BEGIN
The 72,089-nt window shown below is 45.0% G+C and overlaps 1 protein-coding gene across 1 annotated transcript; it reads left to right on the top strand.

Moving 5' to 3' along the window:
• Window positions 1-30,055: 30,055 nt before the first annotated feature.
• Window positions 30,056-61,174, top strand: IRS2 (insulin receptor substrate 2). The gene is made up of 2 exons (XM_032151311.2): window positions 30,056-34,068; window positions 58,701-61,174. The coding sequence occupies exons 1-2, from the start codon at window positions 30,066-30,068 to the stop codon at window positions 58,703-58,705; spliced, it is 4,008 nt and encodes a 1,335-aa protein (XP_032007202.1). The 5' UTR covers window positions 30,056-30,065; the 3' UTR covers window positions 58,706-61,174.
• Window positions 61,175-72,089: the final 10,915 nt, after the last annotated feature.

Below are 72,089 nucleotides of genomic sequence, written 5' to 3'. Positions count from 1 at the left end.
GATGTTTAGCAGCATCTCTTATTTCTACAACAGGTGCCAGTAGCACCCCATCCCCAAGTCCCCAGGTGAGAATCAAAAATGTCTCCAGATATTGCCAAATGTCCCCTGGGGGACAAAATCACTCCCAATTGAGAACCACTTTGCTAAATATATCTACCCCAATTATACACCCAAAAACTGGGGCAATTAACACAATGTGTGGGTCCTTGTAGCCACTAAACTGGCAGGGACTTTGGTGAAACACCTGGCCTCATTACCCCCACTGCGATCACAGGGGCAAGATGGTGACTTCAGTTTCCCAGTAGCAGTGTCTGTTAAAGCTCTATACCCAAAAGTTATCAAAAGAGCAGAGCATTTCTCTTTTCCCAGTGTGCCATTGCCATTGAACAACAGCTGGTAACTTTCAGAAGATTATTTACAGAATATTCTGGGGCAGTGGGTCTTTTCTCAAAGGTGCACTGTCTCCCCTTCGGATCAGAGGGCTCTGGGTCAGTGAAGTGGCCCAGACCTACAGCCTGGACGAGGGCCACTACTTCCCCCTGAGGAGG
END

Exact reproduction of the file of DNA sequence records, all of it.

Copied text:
The 72,089-nt window shown below is 45.0% G+C and overlaps 1 protein-coding gene across 1 annotated transcript; it reads left to right on the top strand.

Moving 5' to 3' along the window:
• Window positions 1-30,055: 30,055 nt before the first annotated feature.
• Window positions 30,056-61,174, top strand: IRS2 (insulin receptor substrate 2). The gene is made up of 2 exons (XM_032151311.2): window positions 30,056-34,068; window positions 58,701-61,174. The coding sequence occupies exons 1-2, from the start codon at window positions 30,066-30,068 to the stop codon at window positions 58,703-58,705; spliced, it is 4,008 nt and encodes a 1,335-aa protein (XP_032007202.1). The 5' UTR covers window positions 30,056-30,065; the 3' UTR covers window positions 58,706-61,174.
• Window positions 61,175-72,089: the final 10,915 nt, after the last annotated feature.

Below are 72,089 nucleotides of genomic sequence, written 5' to 3'. Positions count from 1 at the left end.
GATGTTTAGCAGCATCTCTTATTTCTACAACAGGTGCCAGTAGCACCCCATCCCCAAGTCCCCAGGTGAGAATCAAAAATGTCTCCAGATATTGCCAAATGTCCCCTGGGGGACAAAATCACTCCCAATTGAGAACCACTTTGCTAAATATATCTACCCCAATTATACACCCAAAAACTGGGGCAATTAACACAATGTGTGGGTCCTTGTAGCCACTAAACTGGCAGGGACTTTGGTGAAACACCTGGCCTCATTACCCCCACTGCGATCACAGGGGCAAGATGGTGACTTCAGTTTCCCAGTAGCAGTGTCTGTTAAAGCTCTATACCCAAAAGTTATCAAAAGAGCAGAGCATTTCTCTTTTCCCAGTGTGCCATTGCCATTGAACAACAGCTGGTAACTTTCAGAAGATTATTTACAGAATATTCTGGGGCAGTGGGTCTTTTCTCAAAGGTGCACTGTCTCCCCTTCGGATCAGAGGGCTCTGGGTCAGTGAAGTGGCCCAGACCTACAGCCTGGACGAGGGCCACTACTTCCCCCTGAGGAGG